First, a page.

Microsoft provides employees with an excellent benefits package. This creates a lot of financial planning opportunities. In this post we’ll look at the benefits a Microsoft employee can look to optimize. The biggest opportunities come in Microsoft’s 401K plan, employee stock purchase plan, deferred compensation program, restricted stock unit grants, health insurance, and charitable donation matching.
Microsoft matches 50% of employee 401K contributions up to the basic IRS deferral limit. Thus if you contribute the 2022 maximum of $20,500 into your 401K, Microsoft will kick in an additional $10,250 on your behalf. That match can have a serious boost on your savings and I think provides the best return on your investment of any benefit program at the company.
Mega Backdoor Roth Contributions
Microsoft’s 401K plan allows you to make after tax contributions to your 401K and then roll them into a Roth, which makes the mega backdoor Roth strategy possible.
For 2022, the Federal limit for total contributions to a 401K is $61K. To make a backdoor contribution you would first max out your normal 401K contribution of $20,500 and receive $10,250 in matching contributions from Microsoft. You can then make an additional $30,250 after tax contribution which can be rolled into a Roth. The following graphic helps illustrate this:
Employee Stock Purchase Plan (ESPP)
Microsoft employees can contribute up to 15% of their salary to purchase Microsoft shares. At the end of each quarter the money you set aside into the ESPP program will purchase Microsoft stock at a 10% discount to the stock’s market value at the end of the period.
Selling your shares as soon as they vest locks in your return based on the discount you received on the shares. I generally recommend this route as your financial future is already significantly tied up in your employer and it’s generally not advisable to have such significant single stock exposure.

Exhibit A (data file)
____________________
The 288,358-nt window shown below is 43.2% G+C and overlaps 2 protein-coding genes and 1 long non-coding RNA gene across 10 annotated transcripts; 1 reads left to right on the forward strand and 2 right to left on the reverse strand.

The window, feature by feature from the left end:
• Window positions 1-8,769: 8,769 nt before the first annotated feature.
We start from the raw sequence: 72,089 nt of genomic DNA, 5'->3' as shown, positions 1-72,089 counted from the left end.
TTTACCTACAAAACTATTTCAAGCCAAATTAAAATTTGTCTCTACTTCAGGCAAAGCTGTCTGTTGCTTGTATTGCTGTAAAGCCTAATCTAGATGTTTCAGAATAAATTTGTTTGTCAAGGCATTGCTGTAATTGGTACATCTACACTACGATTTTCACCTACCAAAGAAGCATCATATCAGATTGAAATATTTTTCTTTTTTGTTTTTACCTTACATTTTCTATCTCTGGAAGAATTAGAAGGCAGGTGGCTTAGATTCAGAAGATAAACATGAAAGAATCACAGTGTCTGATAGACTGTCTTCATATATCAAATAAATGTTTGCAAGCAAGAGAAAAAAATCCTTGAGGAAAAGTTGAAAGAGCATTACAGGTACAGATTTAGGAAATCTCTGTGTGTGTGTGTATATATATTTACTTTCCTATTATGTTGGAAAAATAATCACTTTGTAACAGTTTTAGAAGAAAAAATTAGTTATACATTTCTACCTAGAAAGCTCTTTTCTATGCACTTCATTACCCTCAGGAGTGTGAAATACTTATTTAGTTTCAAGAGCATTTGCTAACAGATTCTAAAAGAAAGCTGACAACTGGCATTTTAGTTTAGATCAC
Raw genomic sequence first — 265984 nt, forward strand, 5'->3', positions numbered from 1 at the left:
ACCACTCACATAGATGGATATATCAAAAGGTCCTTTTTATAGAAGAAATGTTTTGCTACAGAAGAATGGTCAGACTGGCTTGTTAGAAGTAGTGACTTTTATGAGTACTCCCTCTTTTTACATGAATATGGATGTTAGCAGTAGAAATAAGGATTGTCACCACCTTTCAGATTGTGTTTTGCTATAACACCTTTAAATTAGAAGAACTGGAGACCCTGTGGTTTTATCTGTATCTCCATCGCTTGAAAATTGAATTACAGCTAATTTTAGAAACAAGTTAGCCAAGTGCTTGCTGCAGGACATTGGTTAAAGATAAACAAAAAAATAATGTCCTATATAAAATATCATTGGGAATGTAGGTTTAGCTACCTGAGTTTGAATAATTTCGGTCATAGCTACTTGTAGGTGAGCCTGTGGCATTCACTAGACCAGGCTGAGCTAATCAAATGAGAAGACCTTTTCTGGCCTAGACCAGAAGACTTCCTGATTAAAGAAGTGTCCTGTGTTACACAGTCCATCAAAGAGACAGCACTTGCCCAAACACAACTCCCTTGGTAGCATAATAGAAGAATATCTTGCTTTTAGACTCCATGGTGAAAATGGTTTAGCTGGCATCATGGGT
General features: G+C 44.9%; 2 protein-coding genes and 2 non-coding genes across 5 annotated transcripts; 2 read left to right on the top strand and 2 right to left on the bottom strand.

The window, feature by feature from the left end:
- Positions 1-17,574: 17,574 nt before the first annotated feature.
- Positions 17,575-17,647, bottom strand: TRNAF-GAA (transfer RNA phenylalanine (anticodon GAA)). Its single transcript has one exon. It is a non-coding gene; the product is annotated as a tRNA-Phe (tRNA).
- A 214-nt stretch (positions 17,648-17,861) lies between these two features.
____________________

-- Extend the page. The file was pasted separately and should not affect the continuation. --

However, depending on the plan grant date and your holding period of the stock you may be taxed at more preferential capital gains tax rates if you hold the shares and sell them in the future.
Microsoft employees level 67 and above are generally allowed to participate in Microsoft’s Deferred Compensation Program. This is a great option that can provide massive tax savings. However, it also introduces a lot of planning complexity.
Employees in the plan can defer up to 75% of their salary and 100% of their bonus. Your salary deferral election for the following year is made in November. The bonus deferral election is made in May. Along with choosing how much of your salary to defer, employees need to select the mutual funds that the deferred compensation’s growth will be tied to.
Finally, an employee participating in the plan needs to choose their distribution schedule. This is usually a set number of years or at retirement or leaving the company. Future scheduled distributions can be delayed but they must be extended at least 5 years and the election to do so must be made at least 1 year before the scheduled distribution date.